There are some 18 species in six genera of Turacos (order Musophagiformes), also spelled touraco, lourie or plantain-eater – colourful, fruit-eating African birds. They are well adapted to canopy life with long tails for balance and a special fourth toe that rotates to help them cling to branches. Unlike other birds, the green colour of turacos is a ‘true’ green pigment called turacoverdin (thought unique in their family Musophagidae). The green colour of other birds comes from a yellow pigment combined with a blue colour created when light shines through a particular feather structure (like a glass prism separating colours in white light). Turacos also have a red colour pigment on the underside of their wings called turacin, also thought unique to the family. These red feathers are visible when turacos fly off and may be used to warn social groups of approaching predators.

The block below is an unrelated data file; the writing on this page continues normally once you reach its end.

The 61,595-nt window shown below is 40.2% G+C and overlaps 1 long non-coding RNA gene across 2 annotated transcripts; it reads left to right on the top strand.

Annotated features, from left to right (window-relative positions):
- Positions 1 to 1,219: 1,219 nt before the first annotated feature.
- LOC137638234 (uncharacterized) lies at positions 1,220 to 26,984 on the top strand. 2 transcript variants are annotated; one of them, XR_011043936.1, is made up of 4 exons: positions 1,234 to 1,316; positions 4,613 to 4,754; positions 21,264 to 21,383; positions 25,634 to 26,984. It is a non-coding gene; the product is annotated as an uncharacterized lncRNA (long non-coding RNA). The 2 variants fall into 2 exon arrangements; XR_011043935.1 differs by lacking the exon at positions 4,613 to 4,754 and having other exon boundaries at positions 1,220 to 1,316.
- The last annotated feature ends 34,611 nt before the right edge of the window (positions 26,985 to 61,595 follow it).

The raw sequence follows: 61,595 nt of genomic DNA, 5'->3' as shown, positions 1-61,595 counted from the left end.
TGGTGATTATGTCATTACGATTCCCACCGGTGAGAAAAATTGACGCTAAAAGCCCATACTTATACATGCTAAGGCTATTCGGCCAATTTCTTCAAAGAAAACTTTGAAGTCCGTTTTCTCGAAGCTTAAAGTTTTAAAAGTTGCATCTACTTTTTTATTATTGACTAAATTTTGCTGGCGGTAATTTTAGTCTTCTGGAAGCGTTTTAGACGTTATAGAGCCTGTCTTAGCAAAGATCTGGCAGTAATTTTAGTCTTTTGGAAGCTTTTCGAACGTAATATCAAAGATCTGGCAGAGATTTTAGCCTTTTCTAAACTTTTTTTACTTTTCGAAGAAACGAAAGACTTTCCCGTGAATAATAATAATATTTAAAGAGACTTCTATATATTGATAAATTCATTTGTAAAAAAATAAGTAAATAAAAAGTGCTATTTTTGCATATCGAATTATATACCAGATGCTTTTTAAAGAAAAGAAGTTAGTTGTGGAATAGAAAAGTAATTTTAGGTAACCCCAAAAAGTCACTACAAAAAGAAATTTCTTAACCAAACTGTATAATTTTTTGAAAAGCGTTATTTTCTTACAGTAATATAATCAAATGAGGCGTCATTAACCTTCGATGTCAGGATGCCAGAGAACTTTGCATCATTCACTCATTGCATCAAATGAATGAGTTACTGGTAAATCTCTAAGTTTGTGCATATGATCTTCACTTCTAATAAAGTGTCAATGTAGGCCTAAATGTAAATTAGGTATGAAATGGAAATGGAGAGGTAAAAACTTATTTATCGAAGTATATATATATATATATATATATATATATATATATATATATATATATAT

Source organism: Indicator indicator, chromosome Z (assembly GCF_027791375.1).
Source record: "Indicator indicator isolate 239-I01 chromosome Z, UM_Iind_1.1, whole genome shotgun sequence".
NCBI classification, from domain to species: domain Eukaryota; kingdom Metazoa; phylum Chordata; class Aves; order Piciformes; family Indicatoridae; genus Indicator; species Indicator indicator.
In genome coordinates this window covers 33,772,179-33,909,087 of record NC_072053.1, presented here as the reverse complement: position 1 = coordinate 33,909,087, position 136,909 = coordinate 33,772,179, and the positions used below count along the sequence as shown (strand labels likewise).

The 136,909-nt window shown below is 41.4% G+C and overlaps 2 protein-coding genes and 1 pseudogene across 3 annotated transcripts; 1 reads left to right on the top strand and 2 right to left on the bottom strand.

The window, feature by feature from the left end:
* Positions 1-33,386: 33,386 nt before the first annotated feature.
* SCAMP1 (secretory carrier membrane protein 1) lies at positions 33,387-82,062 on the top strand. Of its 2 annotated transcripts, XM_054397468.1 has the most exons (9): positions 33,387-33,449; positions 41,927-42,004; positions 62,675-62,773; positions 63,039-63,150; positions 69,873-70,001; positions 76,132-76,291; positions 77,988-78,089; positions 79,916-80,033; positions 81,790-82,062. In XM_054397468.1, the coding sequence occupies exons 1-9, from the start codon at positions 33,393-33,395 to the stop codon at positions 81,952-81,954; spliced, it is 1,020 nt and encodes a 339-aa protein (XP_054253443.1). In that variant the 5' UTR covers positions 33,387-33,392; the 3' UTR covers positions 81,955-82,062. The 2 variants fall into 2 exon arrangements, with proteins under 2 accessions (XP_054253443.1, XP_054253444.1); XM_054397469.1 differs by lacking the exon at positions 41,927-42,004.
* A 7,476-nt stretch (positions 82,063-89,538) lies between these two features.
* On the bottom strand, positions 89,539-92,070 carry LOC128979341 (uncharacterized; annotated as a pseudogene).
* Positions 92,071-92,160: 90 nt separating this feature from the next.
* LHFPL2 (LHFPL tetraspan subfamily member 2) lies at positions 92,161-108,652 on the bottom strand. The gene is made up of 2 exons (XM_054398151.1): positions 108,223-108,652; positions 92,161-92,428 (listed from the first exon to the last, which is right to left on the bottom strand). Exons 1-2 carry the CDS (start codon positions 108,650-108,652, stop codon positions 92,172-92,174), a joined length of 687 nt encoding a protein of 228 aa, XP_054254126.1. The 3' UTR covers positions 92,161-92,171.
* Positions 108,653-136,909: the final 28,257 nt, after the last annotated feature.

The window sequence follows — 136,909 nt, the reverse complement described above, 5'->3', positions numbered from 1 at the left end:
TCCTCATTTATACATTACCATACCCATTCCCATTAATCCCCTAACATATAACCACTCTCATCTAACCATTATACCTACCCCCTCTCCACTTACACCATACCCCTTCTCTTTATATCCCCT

See also: Bare faced go away bird, Fischer's Tursaco, Great Blue turaco, Guinea Green Turaco, Lady Ross Turaco/Ross's Turaco, Red crested turaco, Schalow's Turaco, Violet Turaco, White cheeked Turaco